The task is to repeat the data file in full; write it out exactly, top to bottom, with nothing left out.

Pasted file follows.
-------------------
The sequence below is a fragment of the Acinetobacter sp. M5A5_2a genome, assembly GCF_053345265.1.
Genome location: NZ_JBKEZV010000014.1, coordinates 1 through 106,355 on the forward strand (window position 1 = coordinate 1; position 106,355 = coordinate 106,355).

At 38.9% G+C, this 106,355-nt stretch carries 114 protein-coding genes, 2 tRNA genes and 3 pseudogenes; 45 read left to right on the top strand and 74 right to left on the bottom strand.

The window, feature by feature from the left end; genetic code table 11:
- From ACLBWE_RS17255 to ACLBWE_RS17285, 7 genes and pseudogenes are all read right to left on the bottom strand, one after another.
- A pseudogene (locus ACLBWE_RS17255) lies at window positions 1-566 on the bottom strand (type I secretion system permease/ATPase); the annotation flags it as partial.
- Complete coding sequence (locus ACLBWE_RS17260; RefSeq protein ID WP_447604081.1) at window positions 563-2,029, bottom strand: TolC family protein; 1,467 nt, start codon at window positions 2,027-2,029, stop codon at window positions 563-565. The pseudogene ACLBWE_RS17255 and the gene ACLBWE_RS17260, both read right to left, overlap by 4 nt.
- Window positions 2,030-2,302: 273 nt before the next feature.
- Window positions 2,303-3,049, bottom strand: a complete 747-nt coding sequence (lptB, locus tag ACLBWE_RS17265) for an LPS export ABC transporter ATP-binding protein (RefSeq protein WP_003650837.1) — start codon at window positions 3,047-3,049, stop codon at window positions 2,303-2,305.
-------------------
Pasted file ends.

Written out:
The sequence below is a fragment of the Acinetobacter sp. M5A5_2a genome, assembly GCF_053345265.1.
Genome location: NZ_JBKEZV010000014.1, coordinates 1 through 106,355 on the forward strand (window position 1 = coordinate 1; position 106,355 = coordinate 106,355).

At 38.9% G+C, this 106,355-nt stretch carries 114 protein-coding genes, 2 tRNA genes and 3 pseudogenes; 45 read left to right on the top strand and 74 right to left on the bottom strand.

The window, feature by feature from the left end; genetic code table 11:
- From ACLBWE_RS17255 to ACLBWE_RS17285, 7 genes and pseudogenes are all read right to left on the bottom strand, one after another.
- A pseudogene (locus ACLBWE_RS17255) lies at window positions 1-566 on the bottom strand (type I secretion system permease/ATPase); the annotation flags it as partial.
- Complete coding sequence (locus ACLBWE_RS17260; RefSeq protein ID WP_447604081.1) at window positions 563-2,029, bottom strand: TolC family protein; 1,467 nt, start codon at window positions 2,027-2,029, stop codon at window positions 563-565. The pseudogene ACLBWE_RS17255 and the gene ACLBWE_RS17260, both read right to left, overlap by 4 nt.
- Window positions 2,030-2,302: 273 nt before the next feature.
- Window positions 2,303-3,049, bottom strand: a complete 747-nt coding sequence (lptB, locus tag ACLBWE_RS17265) for an LPS export ABC transporter ATP-binding protein (RefSeq protein WP_003650837.1) — start codon at window positions 3,047-3,049, stop codon at window positions 2,303-2,305.